The skill of precipitation forecasts from global prediction systems has a strong regional and seasonal dependence. Quantifying the skill of models for different regions and timescales is important, not only to improve forecast skill, but to enhance the effective uptake of forecast information. The sub-seasonal to seasonal prediction (S2S) database contains near real-time forecasts and re-forecasts from 11 operational centres and provides a great opportunity to evaluate and compare the skill of operational S2S systems. This study evaluates the skill of these state-of-the-art global prediction systems in predicting monthly precipitation over the Greater Horn of Africa. This comprehensive evaluation was performed using deterministic and probabilistic forecast verification metrics. Results from the analysis showed that the prediction skill varies with months and region. Generally, the models show high prediction skill during the start of the rainfall season in March and lower prediction skill during the peak of the rainfall in April. ECCC, ECMWF, KMA, NCEP and UKMO show better prediction skill over the region for most of the months compared with the rest of the models. Conversely, BoM, CMA, HMCR and ISAC show poor prediction skill over the region. Overall, the ECMWF model performs best over the region among the 11 models analyzed. Importantly, this study serves as a baseline skill assessment with the findings helping to inform how a subset of models could be selected to construct an objectively consolidated multi-model ensemble of S2S forecast products for the Greater Horn of Africa region, as recommended by the World Meteorological Organization.

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Allison Lynn Brannan and Jeffrey M. Chagnon

Abstract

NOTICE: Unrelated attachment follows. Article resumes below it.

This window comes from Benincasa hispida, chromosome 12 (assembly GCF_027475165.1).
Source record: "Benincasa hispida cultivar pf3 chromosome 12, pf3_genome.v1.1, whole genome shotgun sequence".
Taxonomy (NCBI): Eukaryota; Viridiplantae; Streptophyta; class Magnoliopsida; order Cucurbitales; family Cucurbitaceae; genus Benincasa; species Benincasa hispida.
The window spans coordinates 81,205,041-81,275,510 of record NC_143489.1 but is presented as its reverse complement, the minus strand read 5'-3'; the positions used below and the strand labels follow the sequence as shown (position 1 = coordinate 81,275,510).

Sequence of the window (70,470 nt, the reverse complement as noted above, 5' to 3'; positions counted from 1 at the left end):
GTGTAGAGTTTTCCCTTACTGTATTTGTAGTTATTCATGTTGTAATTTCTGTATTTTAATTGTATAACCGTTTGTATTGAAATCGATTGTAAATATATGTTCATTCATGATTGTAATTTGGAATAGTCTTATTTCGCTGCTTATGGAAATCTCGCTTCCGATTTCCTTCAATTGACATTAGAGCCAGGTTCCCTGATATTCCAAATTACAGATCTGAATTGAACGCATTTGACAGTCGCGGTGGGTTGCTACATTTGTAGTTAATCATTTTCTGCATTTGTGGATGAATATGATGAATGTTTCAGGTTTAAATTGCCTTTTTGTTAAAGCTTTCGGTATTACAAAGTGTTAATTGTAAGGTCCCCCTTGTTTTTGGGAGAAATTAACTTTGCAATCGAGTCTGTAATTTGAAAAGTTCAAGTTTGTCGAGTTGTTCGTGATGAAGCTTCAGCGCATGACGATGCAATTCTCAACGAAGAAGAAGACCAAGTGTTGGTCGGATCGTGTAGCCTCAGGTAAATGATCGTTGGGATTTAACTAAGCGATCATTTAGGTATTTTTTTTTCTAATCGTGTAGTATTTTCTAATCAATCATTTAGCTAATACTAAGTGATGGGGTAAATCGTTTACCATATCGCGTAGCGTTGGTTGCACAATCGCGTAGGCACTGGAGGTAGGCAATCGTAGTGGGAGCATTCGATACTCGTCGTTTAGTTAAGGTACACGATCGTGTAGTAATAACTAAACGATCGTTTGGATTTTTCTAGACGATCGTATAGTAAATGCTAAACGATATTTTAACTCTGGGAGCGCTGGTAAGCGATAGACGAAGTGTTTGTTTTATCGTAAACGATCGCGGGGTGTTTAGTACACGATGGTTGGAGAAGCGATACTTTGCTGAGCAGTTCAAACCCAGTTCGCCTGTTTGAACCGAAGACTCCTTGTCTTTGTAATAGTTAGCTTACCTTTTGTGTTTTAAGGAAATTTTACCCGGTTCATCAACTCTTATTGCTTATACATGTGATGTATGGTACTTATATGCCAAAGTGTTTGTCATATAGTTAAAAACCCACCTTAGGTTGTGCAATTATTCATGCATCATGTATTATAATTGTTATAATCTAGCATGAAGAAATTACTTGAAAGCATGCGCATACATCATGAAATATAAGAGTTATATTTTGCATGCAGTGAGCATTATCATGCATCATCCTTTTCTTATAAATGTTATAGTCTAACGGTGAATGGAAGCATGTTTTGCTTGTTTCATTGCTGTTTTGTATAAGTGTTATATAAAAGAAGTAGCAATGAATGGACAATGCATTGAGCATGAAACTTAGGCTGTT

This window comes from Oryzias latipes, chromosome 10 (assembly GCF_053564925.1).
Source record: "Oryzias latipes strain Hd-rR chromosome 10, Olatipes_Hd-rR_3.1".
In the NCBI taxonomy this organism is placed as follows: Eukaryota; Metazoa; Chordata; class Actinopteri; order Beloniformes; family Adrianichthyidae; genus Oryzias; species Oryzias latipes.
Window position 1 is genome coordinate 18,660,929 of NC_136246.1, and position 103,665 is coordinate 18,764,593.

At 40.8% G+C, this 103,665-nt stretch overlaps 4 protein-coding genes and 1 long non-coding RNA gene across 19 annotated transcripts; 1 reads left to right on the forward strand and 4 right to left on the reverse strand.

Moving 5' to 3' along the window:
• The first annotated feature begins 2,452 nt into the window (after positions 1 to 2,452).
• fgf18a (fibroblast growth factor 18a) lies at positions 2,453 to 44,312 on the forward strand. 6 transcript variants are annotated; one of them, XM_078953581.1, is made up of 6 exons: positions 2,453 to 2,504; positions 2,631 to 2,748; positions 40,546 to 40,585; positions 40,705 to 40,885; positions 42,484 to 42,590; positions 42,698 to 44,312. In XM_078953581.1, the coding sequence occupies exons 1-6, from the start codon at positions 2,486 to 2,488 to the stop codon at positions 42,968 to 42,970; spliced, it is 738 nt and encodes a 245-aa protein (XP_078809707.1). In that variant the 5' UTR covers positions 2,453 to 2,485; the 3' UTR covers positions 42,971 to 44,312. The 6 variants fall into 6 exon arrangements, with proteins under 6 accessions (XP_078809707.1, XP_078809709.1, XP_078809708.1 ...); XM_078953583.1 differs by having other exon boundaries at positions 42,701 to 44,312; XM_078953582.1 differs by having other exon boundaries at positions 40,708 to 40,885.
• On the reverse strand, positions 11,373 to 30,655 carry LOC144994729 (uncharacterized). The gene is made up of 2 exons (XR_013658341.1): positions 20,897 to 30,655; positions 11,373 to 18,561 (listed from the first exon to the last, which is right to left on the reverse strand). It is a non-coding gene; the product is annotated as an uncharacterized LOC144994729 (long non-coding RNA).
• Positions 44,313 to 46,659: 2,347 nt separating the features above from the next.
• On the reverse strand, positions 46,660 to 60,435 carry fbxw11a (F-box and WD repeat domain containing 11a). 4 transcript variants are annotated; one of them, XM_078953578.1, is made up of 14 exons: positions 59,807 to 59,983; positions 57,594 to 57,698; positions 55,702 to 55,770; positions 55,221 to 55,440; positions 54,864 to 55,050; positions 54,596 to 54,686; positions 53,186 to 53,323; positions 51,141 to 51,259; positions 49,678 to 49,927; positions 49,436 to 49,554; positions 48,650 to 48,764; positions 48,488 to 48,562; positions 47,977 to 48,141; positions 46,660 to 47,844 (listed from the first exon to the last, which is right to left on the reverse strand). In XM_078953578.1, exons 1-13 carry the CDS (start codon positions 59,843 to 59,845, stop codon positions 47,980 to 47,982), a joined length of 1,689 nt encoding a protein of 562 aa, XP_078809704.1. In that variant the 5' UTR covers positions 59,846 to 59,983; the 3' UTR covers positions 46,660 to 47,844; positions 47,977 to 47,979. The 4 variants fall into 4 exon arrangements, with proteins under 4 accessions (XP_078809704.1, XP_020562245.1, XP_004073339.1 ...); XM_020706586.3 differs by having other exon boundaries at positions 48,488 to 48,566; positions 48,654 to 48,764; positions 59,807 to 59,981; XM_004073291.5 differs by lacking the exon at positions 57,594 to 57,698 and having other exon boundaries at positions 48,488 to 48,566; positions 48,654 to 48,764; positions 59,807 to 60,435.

Given the ability of recurving Atlantic tropical cyclones (TCs) to disturb the amplitude of Rossby waves on the extratropical jet, this study investigates whether the predictability of the synoptic-scale flow is significantly modified from climatology downstream from and after TC recurvature events. Predictability is evaluated as the standard deviation of isentropic potential vorticity among a 50-member ensemble and is compared to a model climatology. It is shown that forecast uncertainty is dependent upon the relative location of the nearest trough at the time of recurvature and the relative zonal speed between the aforementioned trough and the TC in the 72 hours after recurvature. Predictability is significantly degraded when recurvature occurs downstream of a trough; the elevated uncertainty subsequently propagates downstream along with the trough axis. Furthermore, this study evaluates predictability in spectral space in order to distinguish between uncertainty tied to the exact location of troughs and ridges and uncertainty in Rossby wave amplitude. The wavelet analysis demonstrates that the increase in uncertainty is not solely limited to the trough location, as there is also significantly elevated uncertainty in the Rossby wave amplitude that originates from the upstream trough and spans across downstream troughs and ridges. Uncertainty is also increased near the recurvature longitude in the subset of cases in which the Rossby wave train propagates zonally slower than the TC after recurvature, which is hypothesized to be linked to baroclinic growth processes.